Two PGE2 preparations are commercially available: a gel available in a 2.5-mL syringe containing 0.5 mg of dinoprostone and a vaginal insert containing 10 mg of dinoprostone. Both are approved by the FDA for cervical ripening in women at or near term. The vaginal insert releases prostaglandin (PG) at a slower rate (0.3 mg/h) than the gel. Both the gel and the vaginal insert have been reported to increase the probability of successful initial induction, shorten the interval from induction to delivery, and decrease the total and maximal doses of oxytocin needed to induce contractions (17).
Other pharmacologic methods for cervical ripening include continuous intravenous oxytocin drip, extraamniotic saline infusion, vaginal recombinant human relaxin, and intracervical purified porcine relaxin. The safety and efficacy of these latter methods are unclear.
Methods of Labor Induction
In addition to oxytocin and misoprostol, other agents can be used for induction of labor. The progesterone antagonist mifepristone (RU 486) is one such suitable and effective induction agent (18). Nonpharmacologic methods of labor induction include stripping the amniotic membranes, amniotomy, and nipple stimulation.
|Confirmation of Term Gestation
Oxytocin, an octapeptide, is one of the most commonly used drugs in the United States. The physiology of oxytocin-stimulated labor is similar to that of spontaneous labor, although individual patients vary in sensitivity and response to oxytocin. Based on pharmacokinetic studies of synthetic oxytocin, uterine response ensues after 3-5 minutes of infusion, and a steady state of oxytocin is achieved in plasma by 40 minutes (19). The uterine response to oxytocin depends on the duration of the pregnancy; there is a gradual increase in response from 20 to 30 weeks of gestation, followed by a plateau from 34 weeks of gestation until term, when sensitivity increases (20). Cervical dilation, parity, and gestational age are predictors of the dose response to oxytocin for labor stimulation (21).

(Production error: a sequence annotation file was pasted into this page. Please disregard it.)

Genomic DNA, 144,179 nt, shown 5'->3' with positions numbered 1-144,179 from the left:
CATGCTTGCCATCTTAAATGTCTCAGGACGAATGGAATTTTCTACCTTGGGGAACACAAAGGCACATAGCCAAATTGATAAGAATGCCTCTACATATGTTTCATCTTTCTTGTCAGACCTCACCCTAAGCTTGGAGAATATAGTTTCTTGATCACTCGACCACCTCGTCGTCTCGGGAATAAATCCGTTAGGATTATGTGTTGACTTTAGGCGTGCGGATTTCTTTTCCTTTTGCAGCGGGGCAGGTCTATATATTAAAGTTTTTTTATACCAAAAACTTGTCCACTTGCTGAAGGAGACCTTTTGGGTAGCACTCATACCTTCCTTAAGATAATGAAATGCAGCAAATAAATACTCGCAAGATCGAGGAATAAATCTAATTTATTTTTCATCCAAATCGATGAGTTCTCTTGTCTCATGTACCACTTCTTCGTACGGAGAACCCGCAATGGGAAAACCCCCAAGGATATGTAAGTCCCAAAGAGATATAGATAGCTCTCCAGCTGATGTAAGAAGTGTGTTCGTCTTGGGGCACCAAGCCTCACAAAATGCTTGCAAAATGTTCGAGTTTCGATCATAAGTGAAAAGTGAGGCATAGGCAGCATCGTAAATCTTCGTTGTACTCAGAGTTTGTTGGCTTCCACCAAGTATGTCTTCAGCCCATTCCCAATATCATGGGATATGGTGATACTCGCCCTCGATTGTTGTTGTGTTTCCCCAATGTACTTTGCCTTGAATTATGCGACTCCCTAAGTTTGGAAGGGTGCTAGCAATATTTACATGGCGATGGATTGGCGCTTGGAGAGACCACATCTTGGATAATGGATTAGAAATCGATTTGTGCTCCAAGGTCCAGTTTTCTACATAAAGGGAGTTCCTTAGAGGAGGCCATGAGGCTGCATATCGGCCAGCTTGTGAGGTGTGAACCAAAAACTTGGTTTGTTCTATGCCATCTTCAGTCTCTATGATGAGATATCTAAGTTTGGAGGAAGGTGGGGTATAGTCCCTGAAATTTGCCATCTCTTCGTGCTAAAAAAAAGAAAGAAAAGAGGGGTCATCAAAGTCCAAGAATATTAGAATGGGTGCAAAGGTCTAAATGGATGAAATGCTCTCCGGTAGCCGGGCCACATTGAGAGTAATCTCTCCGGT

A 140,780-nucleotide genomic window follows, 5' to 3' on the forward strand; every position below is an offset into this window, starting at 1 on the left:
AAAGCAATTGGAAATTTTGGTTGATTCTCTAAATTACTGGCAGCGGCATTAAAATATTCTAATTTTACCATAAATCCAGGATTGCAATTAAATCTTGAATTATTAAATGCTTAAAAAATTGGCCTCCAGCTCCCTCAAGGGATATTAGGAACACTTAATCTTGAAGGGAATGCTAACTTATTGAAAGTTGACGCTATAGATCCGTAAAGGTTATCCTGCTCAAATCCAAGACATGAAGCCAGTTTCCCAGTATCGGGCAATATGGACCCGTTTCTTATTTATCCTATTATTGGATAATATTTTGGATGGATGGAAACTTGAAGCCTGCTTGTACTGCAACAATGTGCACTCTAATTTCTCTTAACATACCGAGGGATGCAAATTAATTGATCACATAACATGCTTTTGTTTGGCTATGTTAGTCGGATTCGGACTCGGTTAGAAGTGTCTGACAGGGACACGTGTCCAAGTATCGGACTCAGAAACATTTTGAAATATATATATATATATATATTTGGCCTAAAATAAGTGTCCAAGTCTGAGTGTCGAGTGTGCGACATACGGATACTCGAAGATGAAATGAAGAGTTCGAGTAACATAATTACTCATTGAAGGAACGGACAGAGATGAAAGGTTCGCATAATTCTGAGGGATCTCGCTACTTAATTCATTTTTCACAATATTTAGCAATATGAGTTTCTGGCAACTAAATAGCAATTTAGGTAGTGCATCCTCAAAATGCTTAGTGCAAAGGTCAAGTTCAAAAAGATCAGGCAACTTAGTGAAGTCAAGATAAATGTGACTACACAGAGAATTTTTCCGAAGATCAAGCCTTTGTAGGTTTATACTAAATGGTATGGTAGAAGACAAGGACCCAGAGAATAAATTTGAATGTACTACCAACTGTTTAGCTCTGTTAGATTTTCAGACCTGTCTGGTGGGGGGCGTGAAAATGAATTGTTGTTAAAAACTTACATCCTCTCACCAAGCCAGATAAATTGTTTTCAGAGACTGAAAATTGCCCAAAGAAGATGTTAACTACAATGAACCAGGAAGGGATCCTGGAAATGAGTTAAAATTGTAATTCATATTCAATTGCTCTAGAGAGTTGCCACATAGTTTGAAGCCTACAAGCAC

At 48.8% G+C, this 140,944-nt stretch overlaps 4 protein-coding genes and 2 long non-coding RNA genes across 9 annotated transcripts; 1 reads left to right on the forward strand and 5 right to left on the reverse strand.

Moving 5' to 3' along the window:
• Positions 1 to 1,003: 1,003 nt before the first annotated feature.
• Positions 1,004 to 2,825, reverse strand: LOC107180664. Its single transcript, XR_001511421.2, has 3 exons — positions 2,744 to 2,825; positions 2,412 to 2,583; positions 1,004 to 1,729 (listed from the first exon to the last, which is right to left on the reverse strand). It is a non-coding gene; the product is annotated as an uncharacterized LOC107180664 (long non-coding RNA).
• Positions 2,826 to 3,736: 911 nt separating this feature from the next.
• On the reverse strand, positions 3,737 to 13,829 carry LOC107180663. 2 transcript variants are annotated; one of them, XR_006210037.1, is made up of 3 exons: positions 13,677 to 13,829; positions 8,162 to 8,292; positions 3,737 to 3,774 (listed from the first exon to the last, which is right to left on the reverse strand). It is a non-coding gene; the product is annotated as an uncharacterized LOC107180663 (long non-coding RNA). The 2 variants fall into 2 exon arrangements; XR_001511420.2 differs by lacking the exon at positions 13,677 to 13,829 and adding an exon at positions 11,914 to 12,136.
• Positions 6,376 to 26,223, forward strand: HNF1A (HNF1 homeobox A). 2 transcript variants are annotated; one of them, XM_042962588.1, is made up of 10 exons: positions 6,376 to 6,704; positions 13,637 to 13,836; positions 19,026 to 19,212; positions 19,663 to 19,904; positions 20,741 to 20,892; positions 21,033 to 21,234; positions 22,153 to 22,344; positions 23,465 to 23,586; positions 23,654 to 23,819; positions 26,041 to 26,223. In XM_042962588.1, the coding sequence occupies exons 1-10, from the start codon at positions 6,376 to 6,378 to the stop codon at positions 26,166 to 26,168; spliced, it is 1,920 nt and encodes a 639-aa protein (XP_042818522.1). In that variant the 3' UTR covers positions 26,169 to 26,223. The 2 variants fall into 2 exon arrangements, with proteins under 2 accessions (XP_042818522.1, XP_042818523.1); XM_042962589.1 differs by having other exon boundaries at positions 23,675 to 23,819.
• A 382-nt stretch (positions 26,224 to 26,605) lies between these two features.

Stripping the amniotic membranes is commonly practiced to induce labor. However, several studies have yielded conflicting results regarding the efficacy of membrane stripping (22-24). Significant increases in phospholipase A2 activity and prostaglandin F2a (PGF2a) levels occur from membrane stripping (25). Stripping membranes appears to be associated with a greater frequency of spontaneous labor and fewer inductions for postterm pregnancy. In a randomized trial of 195 normal pregnancies beyond 40 weeks of gestation, two thirds of the patients who underwent membrane stripping labored spontaneously within 72 hours, compared with one third of the patients who underwent examination only (26).
Artificial rupture of the membranes may be used as a method of labor induction, especially if the condition of the cervix is favorable. Used alone for inducing labor, amniotomy can be associated with unpredictable and sometimes long intervals before the onset of contractions. However, in a trial of amniotomy combined with early oxytocin infusion compared with amniotomy alone, the induction-to-delivery interval was shorter with the amniotomy-plus-oxytocin method (27).
What are the indications and contraindications to induction of labor?
Indications for induction of labor are not absolute but should take into account maternal and fetal conditions, gestational age, cervical status, and other factors. Following are examples of maternal or fetal conditions that may be indications for induction of labor:
Generally, the contraindications to labor induction are the same as those for spontaneous labor and vaginal delivery. They include, but are not limited to, the following situations: